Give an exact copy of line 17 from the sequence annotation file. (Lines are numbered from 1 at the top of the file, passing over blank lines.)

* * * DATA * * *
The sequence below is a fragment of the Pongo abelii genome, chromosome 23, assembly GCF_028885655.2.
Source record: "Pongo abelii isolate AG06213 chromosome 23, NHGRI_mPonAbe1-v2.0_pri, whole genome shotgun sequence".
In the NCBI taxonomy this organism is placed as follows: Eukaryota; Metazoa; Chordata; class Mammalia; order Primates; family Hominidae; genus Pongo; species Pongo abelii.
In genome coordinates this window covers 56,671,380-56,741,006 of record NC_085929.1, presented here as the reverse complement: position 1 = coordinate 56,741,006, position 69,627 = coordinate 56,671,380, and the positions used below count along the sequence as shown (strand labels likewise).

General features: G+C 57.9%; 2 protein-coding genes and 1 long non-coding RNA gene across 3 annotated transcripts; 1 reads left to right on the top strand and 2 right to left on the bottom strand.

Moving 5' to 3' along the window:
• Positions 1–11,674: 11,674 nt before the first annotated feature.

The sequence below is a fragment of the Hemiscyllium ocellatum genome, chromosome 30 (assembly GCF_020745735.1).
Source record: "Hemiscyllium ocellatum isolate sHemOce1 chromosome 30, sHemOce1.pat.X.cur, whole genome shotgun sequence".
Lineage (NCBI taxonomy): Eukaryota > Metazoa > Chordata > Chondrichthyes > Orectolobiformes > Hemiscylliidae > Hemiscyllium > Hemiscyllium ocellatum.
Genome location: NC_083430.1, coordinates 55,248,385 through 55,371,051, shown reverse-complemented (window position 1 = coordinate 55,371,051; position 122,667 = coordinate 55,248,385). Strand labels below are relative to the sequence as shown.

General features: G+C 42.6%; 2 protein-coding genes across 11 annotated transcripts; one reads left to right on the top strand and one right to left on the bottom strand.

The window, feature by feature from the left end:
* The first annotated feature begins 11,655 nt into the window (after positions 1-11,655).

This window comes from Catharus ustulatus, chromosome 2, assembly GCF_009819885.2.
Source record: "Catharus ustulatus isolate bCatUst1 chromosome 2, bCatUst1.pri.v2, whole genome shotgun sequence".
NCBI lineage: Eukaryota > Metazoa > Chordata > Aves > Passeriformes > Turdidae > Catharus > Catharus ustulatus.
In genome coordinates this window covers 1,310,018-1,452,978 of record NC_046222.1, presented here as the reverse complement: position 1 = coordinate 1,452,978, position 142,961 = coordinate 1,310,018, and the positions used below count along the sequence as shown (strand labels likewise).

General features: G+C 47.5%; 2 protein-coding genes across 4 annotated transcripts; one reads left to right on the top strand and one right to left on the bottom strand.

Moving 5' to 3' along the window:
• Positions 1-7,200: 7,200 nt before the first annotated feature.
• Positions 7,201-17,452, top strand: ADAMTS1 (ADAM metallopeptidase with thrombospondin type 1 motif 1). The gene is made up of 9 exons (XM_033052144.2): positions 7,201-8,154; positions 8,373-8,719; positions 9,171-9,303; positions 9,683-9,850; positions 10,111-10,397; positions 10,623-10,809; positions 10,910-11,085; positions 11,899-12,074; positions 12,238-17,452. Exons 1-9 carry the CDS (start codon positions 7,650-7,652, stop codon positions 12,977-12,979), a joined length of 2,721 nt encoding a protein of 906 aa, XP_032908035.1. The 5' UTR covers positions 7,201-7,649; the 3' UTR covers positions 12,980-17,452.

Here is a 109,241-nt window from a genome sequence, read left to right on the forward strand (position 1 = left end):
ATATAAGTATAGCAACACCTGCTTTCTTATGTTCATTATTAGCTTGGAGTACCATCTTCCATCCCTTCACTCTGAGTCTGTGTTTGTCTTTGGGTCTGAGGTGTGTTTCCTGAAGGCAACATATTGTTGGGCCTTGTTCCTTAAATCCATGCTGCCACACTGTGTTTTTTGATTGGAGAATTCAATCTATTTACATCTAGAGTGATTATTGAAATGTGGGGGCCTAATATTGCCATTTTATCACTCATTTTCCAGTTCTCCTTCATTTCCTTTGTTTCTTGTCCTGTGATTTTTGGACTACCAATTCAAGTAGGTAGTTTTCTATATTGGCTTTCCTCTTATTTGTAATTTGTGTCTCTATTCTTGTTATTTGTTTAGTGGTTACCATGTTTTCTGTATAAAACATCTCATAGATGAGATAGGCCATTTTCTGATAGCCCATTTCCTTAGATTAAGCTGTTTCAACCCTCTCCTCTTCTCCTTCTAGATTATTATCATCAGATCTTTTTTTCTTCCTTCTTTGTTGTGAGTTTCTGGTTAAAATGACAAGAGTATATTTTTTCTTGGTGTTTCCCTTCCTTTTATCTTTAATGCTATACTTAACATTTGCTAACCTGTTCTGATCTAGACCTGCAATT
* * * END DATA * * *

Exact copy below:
NCBI lineage: Eukaryota > Metazoa > Chordata > Aves > Passeriformes > Turdidae > Catharus > Catharus ustulatus.